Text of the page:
And of course, there is Wechsler’s student Constance Baker Motley, not only a great trial judge, but a trial and appellate lawyer at the heart of the civil rights struggle. She drafted the original complaint in Brown v. Board, she visited Martin Luther King and Medgar Evers in jail, and argued—as the first African-American woman to argue in the Supreme Court—on behalf of James Meredith’s effort to attend and so integrate ‘Ole Miss.
What characterized all these jurists, judges, lawyers, and scholars, who learned from each other, studied with each other, as have you and I, is the power of reason. It is striking that one of the most eloquent statements of this power and its embodiment in law came from a man who is not in this Columbia Law School apostolic succession, who indeed had hardly any formal education at all, Robert Jackson. Making the opening statement for the United States at the Nuremberg Trial of the major war criminals, he said: “That four great nations, flushed with victory and stung with injury stay the hand of vengeance and voluntarily submit their captive enemies to the judgment of the law is one of the most significant tributes that Power has ever paid to Reason.”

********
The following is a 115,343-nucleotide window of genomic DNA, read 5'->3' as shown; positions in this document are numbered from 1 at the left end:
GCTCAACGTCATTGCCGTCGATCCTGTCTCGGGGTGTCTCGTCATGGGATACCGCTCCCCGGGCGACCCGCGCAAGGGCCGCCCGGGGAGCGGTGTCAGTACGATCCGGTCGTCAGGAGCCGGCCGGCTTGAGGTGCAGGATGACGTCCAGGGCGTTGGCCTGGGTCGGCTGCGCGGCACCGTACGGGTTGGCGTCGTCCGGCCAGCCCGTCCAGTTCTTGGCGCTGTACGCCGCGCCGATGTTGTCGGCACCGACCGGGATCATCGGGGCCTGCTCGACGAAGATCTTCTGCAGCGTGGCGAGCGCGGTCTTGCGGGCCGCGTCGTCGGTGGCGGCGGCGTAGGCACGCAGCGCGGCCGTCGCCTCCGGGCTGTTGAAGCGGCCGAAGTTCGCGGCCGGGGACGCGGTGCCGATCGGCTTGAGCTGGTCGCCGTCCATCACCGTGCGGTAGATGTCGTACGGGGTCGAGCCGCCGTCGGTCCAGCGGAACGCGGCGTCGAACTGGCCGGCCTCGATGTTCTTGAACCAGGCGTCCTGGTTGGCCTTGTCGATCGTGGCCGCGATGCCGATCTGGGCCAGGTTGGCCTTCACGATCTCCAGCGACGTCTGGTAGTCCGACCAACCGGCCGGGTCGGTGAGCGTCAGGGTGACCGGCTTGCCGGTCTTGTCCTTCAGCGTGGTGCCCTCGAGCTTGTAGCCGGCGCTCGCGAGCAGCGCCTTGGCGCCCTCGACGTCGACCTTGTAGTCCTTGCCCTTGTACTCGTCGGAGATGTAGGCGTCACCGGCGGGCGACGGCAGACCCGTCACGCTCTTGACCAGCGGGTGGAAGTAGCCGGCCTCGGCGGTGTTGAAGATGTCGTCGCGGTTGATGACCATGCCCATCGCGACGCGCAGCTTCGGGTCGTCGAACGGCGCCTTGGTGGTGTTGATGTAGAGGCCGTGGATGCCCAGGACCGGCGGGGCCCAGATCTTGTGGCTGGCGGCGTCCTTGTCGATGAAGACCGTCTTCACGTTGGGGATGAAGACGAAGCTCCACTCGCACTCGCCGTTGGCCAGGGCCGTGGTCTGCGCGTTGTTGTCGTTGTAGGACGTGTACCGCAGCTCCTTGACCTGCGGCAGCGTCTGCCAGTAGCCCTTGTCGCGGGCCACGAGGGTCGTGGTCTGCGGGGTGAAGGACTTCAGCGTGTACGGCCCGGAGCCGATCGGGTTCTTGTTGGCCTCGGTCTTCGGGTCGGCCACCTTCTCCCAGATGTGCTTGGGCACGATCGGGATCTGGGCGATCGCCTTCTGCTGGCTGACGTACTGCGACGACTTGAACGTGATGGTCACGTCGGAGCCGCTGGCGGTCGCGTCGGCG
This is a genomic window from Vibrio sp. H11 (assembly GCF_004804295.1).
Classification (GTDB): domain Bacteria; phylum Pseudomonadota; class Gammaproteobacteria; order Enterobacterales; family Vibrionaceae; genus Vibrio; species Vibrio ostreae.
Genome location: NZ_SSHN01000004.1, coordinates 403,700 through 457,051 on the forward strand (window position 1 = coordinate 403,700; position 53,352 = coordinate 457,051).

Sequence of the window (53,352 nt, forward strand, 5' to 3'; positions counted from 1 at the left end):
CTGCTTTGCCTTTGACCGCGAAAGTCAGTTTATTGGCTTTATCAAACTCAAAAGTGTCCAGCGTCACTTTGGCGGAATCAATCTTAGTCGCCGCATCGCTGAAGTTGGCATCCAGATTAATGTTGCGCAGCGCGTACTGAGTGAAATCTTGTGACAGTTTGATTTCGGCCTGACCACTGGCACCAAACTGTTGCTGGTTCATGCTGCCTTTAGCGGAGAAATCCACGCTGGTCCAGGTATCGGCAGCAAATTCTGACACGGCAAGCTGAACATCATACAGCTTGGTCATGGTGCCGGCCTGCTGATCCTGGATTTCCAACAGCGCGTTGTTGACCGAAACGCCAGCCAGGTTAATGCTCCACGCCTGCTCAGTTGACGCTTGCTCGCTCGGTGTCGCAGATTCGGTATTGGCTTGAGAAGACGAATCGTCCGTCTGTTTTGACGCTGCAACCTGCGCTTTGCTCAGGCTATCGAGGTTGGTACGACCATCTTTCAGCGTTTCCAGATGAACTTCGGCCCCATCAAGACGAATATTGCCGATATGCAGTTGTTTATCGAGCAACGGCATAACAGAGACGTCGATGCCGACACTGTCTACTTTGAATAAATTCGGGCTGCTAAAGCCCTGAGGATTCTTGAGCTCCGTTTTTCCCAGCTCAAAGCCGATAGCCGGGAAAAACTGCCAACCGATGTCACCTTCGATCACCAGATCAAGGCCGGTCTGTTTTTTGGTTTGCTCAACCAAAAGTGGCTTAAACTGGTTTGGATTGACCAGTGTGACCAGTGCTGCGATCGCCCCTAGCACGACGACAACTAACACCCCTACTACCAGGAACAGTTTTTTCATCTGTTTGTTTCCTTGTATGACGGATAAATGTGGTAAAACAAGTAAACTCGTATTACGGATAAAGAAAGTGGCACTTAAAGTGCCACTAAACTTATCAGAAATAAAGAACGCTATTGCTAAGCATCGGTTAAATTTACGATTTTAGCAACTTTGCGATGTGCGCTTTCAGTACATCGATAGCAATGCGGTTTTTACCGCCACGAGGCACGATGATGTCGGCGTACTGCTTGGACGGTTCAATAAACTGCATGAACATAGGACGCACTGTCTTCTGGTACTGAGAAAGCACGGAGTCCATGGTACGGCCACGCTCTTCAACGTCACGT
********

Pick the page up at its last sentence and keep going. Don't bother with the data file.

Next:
That tribute, the tribute that power pays to reason, is the whole substance of the rule of law. Government, order are, after all, to begin with, about absolute power. Without power, reason would be only poetry. But without reason, power is also tyranny, brutality. Reason is not just about means. I will not pause to argue the point, but I will say that reason imposes measure, balance, on power. Subject to reason, power becomes order, and law becomes possible—and, with law, justice. That is what Jackson was getting at in that unforgettable phrase. And the intersection with Columbia Law School is quite salient. Wechsler worked in Jackson’s Justice Department, and, Telford Taylor, for many years a professor in this law school, was Jackson’s chief assistant and successor at Nuremberg. He must at least have vetted that famous opening statement.